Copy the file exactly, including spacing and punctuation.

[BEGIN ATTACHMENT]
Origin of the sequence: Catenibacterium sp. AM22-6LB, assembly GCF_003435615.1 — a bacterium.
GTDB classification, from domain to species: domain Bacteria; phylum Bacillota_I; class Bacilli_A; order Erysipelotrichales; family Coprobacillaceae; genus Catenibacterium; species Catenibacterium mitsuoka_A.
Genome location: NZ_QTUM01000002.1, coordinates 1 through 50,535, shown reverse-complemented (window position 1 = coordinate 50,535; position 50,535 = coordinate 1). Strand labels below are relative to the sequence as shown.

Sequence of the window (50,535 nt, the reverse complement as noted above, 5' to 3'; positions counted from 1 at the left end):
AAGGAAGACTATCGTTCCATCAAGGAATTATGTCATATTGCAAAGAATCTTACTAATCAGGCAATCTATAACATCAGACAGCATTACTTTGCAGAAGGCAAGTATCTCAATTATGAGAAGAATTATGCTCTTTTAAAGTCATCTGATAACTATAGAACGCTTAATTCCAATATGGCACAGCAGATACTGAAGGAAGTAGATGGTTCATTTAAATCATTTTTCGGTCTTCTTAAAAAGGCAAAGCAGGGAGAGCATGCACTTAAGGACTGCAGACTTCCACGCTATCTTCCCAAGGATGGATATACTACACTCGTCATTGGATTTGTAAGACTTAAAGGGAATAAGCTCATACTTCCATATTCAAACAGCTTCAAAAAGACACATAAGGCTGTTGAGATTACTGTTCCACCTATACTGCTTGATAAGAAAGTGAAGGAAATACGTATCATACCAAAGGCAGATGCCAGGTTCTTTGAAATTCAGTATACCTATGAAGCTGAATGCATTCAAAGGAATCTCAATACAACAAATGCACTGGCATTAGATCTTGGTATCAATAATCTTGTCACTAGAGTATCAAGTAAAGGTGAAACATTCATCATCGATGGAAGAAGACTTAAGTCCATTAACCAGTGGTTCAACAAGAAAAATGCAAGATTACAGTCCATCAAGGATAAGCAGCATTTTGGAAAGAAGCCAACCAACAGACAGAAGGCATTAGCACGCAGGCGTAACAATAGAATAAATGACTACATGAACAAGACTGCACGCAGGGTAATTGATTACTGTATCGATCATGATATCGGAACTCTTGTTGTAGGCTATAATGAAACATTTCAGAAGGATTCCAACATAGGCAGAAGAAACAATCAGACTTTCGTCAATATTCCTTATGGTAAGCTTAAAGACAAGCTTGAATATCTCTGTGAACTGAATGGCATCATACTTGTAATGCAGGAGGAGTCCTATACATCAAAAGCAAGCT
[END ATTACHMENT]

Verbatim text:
Origin of the sequence: Catenibacterium sp. AM22-6LB, assembly GCF_003435615.1 — a bacterium.
GTDB classification, from domain to species: domain Bacteria; phylum Bacillota_I; class Bacilli_A; order Erysipelotrichales; family Coprobacillaceae; genus Catenibacterium; species Catenibacterium mitsuoka_A.
Genome location: NZ_QTUM01000002.1, coordinates 1 through 50,535, shown reverse-complemented (window position 1 = coordinate 50,535; position 50,535 = coordinate 1). Strand labels below are relative to the sequence as shown.

Sequence of the window (50,535 nt, the reverse complement as noted above, 5' to 3'; positions counted from 1 at the left end):
AAGGAAGACTATCGTTCCATCAAGGAATTATGTCATATTGCAAAGAATCTTACTAATCAGGCAATCTATAACATCAGACAGCATTACTTTGCAGAAGGCAAGTATCTCAATTATGAGAAGAATTATGCTCTTTTAAAGTCATCTGATAACTATAGAACGCTTAATTCCAATATGGCACAGCAGATACTGAAGGAAGTAGATGGTTCATTTAAATCATTTTTCGGTCTTCTTAAAAAGGCAAAGCAGGGAGAGCATGCACTTAAGGACTGCAGACTTCCACGCTATCTTCCCAAGGATGGATATACTACACTCGTCATTGGATTTGTAAGACTTAAAGGGAATAAGCTCATACTTCCATATTCAAACAGCTTCAAAAAGACACATAAGGCTGTTGAGATTACTGTTCCACCTATACTGCTTGATAAGAAAGTGAAGGAAATACGTATCATACCAAAGGCAGATGCCAGGTTCTTTGAAATTCAGTATACCTATGAAGCTGAATGCATTCAAAGGAATCTCAATACAACAAATGCACTGGCATTAGATCTTGGTATCAATAATCTTGTCACTAGAGTATCAAGTAAAGGTGAAACATTCATCATCGATGGAAGAAGACTTAAGTCCATTAACCAGTGGTTCAACAAGAAAAATGCAAGATTACAGTCCATCAAGGATAAGCAGCATTTTGGAAAGAAGCCAACCAACAGACAGAAGGCATTAGCACGCAGGCGTAACAATAGAATAAATGACTACATGAACAAGACTGCACGCAGGGTAATTGATTACTGTATCGATCATGATATCGGAACTCTTGTTGTAGGCTATAATGAAACATTTCAGAAGGATTCCAACATAGGCAGAAGAAACAATCAGACTTTCGTCAATATTCCTTATGGTAAGCTTAAAGACAAGCTTGAATATCTCTGTGAACTGAATGGCATCATACTTGTAATGCAGGAGGAGTCCTATACATCAAAAGCAAGCT